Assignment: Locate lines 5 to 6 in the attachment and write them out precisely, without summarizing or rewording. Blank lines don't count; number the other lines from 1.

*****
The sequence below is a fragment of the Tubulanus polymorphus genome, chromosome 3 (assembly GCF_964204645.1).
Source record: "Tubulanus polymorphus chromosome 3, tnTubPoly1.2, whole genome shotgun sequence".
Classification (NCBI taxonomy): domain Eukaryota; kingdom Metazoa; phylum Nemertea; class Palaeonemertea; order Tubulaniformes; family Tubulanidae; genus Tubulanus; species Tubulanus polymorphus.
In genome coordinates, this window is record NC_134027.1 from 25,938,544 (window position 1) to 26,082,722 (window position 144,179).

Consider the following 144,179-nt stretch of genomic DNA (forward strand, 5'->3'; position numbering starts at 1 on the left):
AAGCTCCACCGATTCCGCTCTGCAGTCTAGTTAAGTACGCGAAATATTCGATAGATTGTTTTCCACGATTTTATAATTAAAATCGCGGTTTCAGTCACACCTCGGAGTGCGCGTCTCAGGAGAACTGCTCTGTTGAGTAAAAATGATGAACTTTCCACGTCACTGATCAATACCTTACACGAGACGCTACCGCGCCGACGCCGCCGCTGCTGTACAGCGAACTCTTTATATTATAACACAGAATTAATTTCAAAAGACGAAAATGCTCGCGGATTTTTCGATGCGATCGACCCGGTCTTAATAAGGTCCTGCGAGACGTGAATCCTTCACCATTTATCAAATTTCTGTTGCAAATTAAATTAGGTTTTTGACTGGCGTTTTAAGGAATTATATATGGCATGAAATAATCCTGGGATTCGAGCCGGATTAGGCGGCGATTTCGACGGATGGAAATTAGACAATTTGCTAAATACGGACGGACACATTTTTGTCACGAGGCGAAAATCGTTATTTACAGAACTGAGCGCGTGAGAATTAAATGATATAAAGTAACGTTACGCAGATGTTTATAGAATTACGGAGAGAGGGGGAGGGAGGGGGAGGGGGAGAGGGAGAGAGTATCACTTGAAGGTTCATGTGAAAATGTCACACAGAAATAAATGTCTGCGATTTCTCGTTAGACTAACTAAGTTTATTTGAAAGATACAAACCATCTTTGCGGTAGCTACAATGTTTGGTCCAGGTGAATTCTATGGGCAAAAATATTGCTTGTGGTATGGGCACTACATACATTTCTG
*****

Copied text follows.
Consider the following 144,179-nt stretch of genomic DNA (forward strand, 5'->3'; position numbering starts at 1 on the left):
AAGCTCCACCGATTCCGCTCTGCAGTCTAGTTAAGTACGCGAAATATTCGATAGATTGTTTTCCACGATTTTATAATTAAAATCGCGGTTTCAGTCACACCTCGGAGTGCGCGTCTCAGGAGAACTGCTCTGTTGAGTAAAAATGATGAACTTTCCACGTCACTGATCAATACCTTACACGAGACGCTACCGCGCCGACGCCGCCGCTGCTGTACAGCGAACTCTTTATATTATAACACAGAATTAATTTCAAAAGACGAAAATGCTCGCGGATTTTTCGATGCGATCGACCCGGTCTTAATAAGGTCCTGCGAGACGTGAATCCTTCACCATTTATCAAATTTCTGTTGCAAATTAAATTAGGTTTTTGACTGGCGTTTTAAGGAATTATATATGGCATGAAATAATCCTGGGATTCGAGCCGGATTAGGCGGCGATTTCGACGGATGGAAATTAGACAATTTGCTAAATACGGACGGACACATTTTTGTCACGAGGCGAAAATCGTTATTTACAGAACTGAGCGCGTGAGAATTAAATGATATAAAGTAACGTTACGCAGATGTTTATAGAATTACGGAGAGAGGGGGAGGGAGGGGGAGGGGGAGAGGGAGAGAGTATCACTTGAAGGTTCATGTGAAAATGTCACACAGAAATAAATGTCTGCGATTTCTCGTTAGACTAACTAAGTTTATTTGAAAGATACAAACCATCTTTGCGGTAGCTACAATGTTTGGTCCAGGTGAATTCTATGGGCAAAAATATTGCTTGTGGTATGGGCACTACATACATTTCTG